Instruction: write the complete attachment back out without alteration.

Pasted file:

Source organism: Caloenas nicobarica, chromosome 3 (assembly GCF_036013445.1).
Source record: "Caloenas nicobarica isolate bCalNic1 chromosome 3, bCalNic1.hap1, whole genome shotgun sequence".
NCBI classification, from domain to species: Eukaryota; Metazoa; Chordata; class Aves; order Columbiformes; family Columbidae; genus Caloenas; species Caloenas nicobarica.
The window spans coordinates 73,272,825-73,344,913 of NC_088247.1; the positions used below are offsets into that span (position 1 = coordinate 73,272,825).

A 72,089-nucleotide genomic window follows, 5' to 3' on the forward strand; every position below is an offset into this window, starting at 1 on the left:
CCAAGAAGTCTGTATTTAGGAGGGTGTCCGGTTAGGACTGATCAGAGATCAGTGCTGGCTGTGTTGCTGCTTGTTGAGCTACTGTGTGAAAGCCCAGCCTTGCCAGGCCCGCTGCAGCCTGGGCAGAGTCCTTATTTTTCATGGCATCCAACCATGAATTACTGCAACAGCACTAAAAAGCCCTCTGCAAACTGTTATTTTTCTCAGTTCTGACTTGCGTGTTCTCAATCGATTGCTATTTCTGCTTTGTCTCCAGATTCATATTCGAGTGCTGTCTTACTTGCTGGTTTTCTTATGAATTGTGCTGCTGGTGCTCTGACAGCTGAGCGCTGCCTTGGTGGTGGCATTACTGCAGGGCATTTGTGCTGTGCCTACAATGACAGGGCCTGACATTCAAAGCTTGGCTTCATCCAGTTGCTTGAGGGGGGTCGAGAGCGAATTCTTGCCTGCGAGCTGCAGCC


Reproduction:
Source organism: Caloenas nicobarica, chromosome 3 (assembly GCF_036013445.1).
Source record: "Caloenas nicobarica isolate bCalNic1 chromosome 3, bCalNic1.hap1, whole genome shotgun sequence".
NCBI classification, from domain to species: Eukaryota; Metazoa; Chordata; class Aves; order Columbiformes; family Columbidae; genus Caloenas; species Caloenas nicobarica.
The window spans coordinates 73,272,825-73,344,913 of NC_088247.1; the positions used below are offsets into that span (position 1 = coordinate 73,272,825).

A 72,089-nucleotide genomic window follows, 5' to 3' on the forward strand; every position below is an offset into this window, starting at 1 on the left:
CCAAGAAGTCTGTATTTAGGAGGGTGTCCGGTTAGGACTGATCAGAGATCAGTGCTGGCTGTGTTGCTGCTTGTTGAGCTACTGTGTGAAAGCCCAGCCTTGCCAGGCCCGCTGCAGCCTGGGCAGAGTCCTTATTTTTCATGGCATCCAACCATGAATTACTGCAACAGCACTAAAAAGCCCTCTGCAAACTGTTATTTTTCTCAGTTCTGACTTGCGTGTTCTCAATCGATTGCTATTTCTGCTTTGTCTCCAGATTCATATTCGAGTGCTGTCTTACTTGCTGGTTTTCTTATGAATTGTGCTGCTGGTGCTCTGACAGCTGAGCGCTGCCTTGGTGGTGGCATTACTGCAGGGCATTTGTGCTGTGCCTACAATGACAGGGCCTGACATTCAAAGCTTGGCTTCATCCAGTTGCTTGAGGGGGGTCGAGAGCGAATTCTTGCCTGCGAGCTGCAGCC